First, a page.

There has been, and sadly continues to be, Bali bashing by the international media. Anything that does not fit into the ‘paradise’ image of Bali is immediately seized upon and highlighted. Even legitimate drug busts by Bali Police appear to attract an unending stream of abuse, misinformation and sanctimonious comments by those that base their views on Chinese whispers.
It is easy to pontificate on the drawbacks of Indonesian Law, the omissions and commissions of the Bali Police and the ‘perceived’ corruption within the system. No one can deny that there exists some truth in all this (thanks to the KPK).
However, the question needs to be asked –
Why do people continue to smuggle or buy drugs in Bali when the death penalty prevails here?
Some attribute this growing phenomenon to:
– International drug cartels: Example – Timothy Geoffrey Lee, 44, arrested by Indonesian Police on a request received from the NSW Police after they had busted a European drug syndicate importing ecstasy into Australia (street value $30 million).
– Family Businesses – The Corbys ?
– Individuals – Michael Sacatides, 43, caught with 1.7 kilos of methamphetamine.
Others claim it is merely a demand and supply chain like prostitution, fueled by la dolce vita, the good life and that it feeds those tripping the light fantastic in an imaginary psychedelic world.
But is this true? Does tourism generate a need for drugs? And is Bali exclusive in its predicament?
It is said that the three sisters – Bali, Goa, Ibiza – are the playgrounds for jetsetters and those seeking a temporary release valve from the pressures of work…hence the devil-may-care attitude to recklessly taunt fate by imbibing banned substances.
The ‘only’ difference between the three is that Bali, Indonesia, imposes the death penalty.
Even with the stakes so high there continues to be a constant flow of arrests – people from all walks of life attempting to smuggle drugs into Bali. The end result of these misadventures is an overflowing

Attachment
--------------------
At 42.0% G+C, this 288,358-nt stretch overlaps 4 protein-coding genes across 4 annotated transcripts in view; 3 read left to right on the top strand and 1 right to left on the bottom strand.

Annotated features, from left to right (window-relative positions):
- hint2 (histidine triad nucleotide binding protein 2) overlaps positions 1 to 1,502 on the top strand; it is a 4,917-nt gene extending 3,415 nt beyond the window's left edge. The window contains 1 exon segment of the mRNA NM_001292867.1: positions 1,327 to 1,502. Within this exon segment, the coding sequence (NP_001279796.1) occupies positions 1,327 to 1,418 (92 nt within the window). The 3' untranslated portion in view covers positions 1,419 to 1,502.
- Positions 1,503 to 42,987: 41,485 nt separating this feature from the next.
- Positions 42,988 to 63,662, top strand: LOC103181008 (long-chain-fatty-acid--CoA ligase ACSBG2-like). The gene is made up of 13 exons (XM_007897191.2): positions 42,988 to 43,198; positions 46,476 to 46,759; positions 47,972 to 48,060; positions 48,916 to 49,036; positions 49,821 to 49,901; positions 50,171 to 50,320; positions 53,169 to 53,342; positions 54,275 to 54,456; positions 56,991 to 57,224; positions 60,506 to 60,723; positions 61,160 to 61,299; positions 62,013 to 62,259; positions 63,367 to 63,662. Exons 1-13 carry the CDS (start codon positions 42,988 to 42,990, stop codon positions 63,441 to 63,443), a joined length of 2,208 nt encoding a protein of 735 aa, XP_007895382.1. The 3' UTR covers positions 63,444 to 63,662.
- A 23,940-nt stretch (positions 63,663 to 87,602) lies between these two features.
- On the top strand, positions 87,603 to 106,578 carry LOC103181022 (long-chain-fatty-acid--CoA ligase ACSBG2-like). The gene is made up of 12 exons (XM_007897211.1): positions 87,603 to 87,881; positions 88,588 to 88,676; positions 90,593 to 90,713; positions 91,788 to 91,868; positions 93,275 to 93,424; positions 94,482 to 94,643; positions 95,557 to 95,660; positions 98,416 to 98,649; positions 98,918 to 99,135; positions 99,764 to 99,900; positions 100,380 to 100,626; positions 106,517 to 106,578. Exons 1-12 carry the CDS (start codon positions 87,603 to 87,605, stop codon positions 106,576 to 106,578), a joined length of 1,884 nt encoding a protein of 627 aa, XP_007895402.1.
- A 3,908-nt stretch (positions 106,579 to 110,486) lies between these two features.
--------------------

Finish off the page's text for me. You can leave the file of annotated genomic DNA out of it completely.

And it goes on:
Kerobokan jail, harassed officials and damaging publicity for the island’s administration.
The recently released book Hotel K by Kathryn Bonella rips apart the secure walls of Kerobokan jail and reveals the sordidness/wretchedness inside it.
A copy of this book should be kept in every hotel/villa room in Bali as essential reading for all tourists, and a warning.
It is also a known fact that ‘undesirable’ locals are selling drugs. The continuing arrests and incarceration of these ‘gentlemen’ is ample proof that the scourge has sunk deep into the system.
If overhaul of the system is to be undertaken then the first step should be to ease the pressure in overcrowded prisons and the resultant inhumane conditions, which includes buying and selling of drugs within the precincts of the jail.
The present situation at Kerobokan Jail is reflective of medieval times.
Maybe it is time to bite the bullet and consider this option as a first step towards working on a lasting solution.
— All foreign inmates serving up to five years should be deported after payment of an amount in US$ as a reimbursement to the Bali government for costs incurred by it on board and lodging. All personal details along with a mug shot and drug offense/s or any other offense must be uploaded onto a special website for such felons so that anyone in the world has access to the data.
Further a written guarantee must be obtained from the country of the convict that the said convict can never leave it for the duration of the balance unserved sentence in Indonesia. Or, that the convict serves out his/her sentence in a jail in the home country.
— As for Indonesian convicts the same conditions should apply but payment can be made in Rupiah supported by a written guarantee from the Banjar/local community heads that the convict has to do community service for the remainder of the unserved sentence. This would help in rehabilitating felons and ease the congestion in prisons. More importantly it will have a positive effect on the international image of Indonesia as a modern republic.
I am aware the above suggestions voiced by many well meaning and concerned folk in Bali and elsewhere is a small step towards sanity but then we have to start somewhere, and what better way to begin than by creating international goodwill and at the same time help save lives.
Let us show the world our humanity.
Om Shanti Shanti Shanti Om